A: “As we have paused the process to further evaluate, the answer to this question is not yet determined. Some positions may see a change, and others may not. It all hinges on the support we get from managers in following the job description process.”

Q: Does HR have any idea how long this reassessment will take?

A: “Compensation is complex and on-going. We hope this current evaluation process will take anywhere between 18-24 months. Having systemic and explainable grades were [sic] the first step in a multi-step process.”

The next few questions touch on job descriptions, which HR has recently decided to start keeping.

Q: Why has the college decided to begin keeping job descriptions on file?

A: “Job descriptions are essential for multiple reasons. In this case, a primary purpose is to have a common understanding of duties a role is responsible for, which helps drive market-rate determinations.”

Q: It’s my understanding that (at least in some cases) Reed would provide job descriptions to new hires and promotions, but did not keep these descriptions on file. To your knowledge how widespread, if at all, was this practice? And why didn’t Reed keep job descriptions on file?

A: “If this was a practice, it was not a universal college or HR-required practice. The College did compile information for job postings that in some cases are confused with job descriptions. It was a previous practice to not maintain job descriptions in the HR offices and allow managers to work with their employees on work assignments.”

Q: If Reed College did not keep job descriptions, how did the college set or manage job duties/requirements for each position?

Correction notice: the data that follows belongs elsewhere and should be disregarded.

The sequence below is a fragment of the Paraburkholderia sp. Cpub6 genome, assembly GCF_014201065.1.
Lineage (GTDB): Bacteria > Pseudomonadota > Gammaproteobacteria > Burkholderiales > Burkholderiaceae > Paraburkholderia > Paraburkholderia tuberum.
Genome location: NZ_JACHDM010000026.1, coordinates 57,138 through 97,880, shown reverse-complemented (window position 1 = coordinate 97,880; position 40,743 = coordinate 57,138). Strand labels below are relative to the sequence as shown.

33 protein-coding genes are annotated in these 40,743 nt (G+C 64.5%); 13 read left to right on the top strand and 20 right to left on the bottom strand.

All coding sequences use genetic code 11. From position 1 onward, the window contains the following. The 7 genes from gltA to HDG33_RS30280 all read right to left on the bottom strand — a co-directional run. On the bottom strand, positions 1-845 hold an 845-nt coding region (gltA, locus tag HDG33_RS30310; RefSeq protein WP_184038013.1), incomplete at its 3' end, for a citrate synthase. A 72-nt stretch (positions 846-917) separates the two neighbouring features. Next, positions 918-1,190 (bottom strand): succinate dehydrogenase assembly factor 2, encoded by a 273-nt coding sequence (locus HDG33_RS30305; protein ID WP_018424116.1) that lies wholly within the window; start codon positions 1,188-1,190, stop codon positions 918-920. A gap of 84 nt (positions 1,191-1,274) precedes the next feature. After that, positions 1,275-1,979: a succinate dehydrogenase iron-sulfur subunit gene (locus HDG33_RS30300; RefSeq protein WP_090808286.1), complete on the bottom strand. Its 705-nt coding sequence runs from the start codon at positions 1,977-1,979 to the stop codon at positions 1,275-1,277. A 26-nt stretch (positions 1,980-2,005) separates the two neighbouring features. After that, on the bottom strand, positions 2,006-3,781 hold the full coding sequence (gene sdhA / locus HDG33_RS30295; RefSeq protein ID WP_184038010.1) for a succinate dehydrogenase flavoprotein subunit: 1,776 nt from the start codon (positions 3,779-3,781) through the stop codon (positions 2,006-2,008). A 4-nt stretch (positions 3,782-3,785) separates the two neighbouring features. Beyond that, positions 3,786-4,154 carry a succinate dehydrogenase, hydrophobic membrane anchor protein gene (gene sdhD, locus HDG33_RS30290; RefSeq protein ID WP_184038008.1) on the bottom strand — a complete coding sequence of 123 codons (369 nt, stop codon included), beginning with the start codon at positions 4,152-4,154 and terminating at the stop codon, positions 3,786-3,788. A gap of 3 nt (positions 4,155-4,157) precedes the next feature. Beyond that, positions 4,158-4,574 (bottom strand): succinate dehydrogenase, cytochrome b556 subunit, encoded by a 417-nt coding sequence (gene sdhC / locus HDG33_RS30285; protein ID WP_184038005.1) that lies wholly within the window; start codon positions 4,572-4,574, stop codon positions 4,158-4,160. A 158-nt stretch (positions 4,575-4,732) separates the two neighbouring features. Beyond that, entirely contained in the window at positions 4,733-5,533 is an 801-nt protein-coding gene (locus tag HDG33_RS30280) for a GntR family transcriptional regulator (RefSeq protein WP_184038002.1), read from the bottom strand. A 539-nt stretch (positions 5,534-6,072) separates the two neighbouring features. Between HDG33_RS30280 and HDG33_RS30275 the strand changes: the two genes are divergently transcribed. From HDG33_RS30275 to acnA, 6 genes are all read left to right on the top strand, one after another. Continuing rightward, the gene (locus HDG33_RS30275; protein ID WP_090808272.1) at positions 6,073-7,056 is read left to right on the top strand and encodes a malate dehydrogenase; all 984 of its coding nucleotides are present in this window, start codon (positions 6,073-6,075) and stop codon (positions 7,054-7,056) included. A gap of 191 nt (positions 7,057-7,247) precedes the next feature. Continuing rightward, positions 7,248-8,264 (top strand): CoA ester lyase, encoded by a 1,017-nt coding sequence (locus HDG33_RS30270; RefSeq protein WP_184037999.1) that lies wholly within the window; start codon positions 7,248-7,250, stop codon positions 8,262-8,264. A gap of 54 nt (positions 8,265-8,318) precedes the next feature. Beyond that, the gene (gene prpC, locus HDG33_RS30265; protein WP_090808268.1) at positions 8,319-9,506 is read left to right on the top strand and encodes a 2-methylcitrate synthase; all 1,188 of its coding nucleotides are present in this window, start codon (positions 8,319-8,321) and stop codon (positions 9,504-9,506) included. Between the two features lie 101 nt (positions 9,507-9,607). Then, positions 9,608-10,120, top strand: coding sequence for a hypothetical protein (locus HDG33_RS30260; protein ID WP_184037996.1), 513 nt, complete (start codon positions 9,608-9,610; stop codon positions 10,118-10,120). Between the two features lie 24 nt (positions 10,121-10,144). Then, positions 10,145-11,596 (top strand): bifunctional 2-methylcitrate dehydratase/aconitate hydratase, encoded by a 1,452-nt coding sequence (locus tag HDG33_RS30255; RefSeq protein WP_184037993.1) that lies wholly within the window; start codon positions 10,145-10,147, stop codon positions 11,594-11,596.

A: “HR had historical data from job postings from prior search and re-evaluations. The compensation tool has been in place since 2019 so enough of the basic data was available to determine initial grade assignments.”

Q: In a recent staff meeting, Lynn Valenter said that part of the goal of developing job descriptions was to “support grade assignments.” If this is the case, why did the new grade assignments precede the development of job descriptions?

A: “We had enough historical data to do the initial grade assignments. We knew we would be refining and updating positions for at least the next 12 months, which is why we waived the July 2023 merit lump-sum payment process for all employees who would have been at the top of their grades.”

Q: Is there anything else you want people to know?

A: “From HR’s perspective, it was upsetting that employees did not choose to use our office hours and open-door policy to address questions and concerns. It was disappointing that employees used other avenues to express their concerns. We did not anticipate this. For those who did utilize office hours and had the conversations with a HR team member, most were able to leave with an understanding of the positive intent, eventual outcomes, and a sense of partnership in the process.”

About the Author

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Sabrina is an English major and Quest contributor, and was an editor of the Quest from January to December of 2022. She frequently reports on important breaking stories at Reed. She also sometimes writes movie reviews, and runs the Bird of the Week column which she started in 2020.

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Ben Salzberg
Ben Salzberg
27 days ago

All the higher grade positions pat are listed in Reed’s publicly available tax forms. The idea they were protecting privacy was ludicrous, as many of the staff grades listed have 1-2 people in them. Here is the tax form; exec salaries are on page 7: https://www.reed.edu/vice-president-treasurer/Form990_Reed_041123_.pdf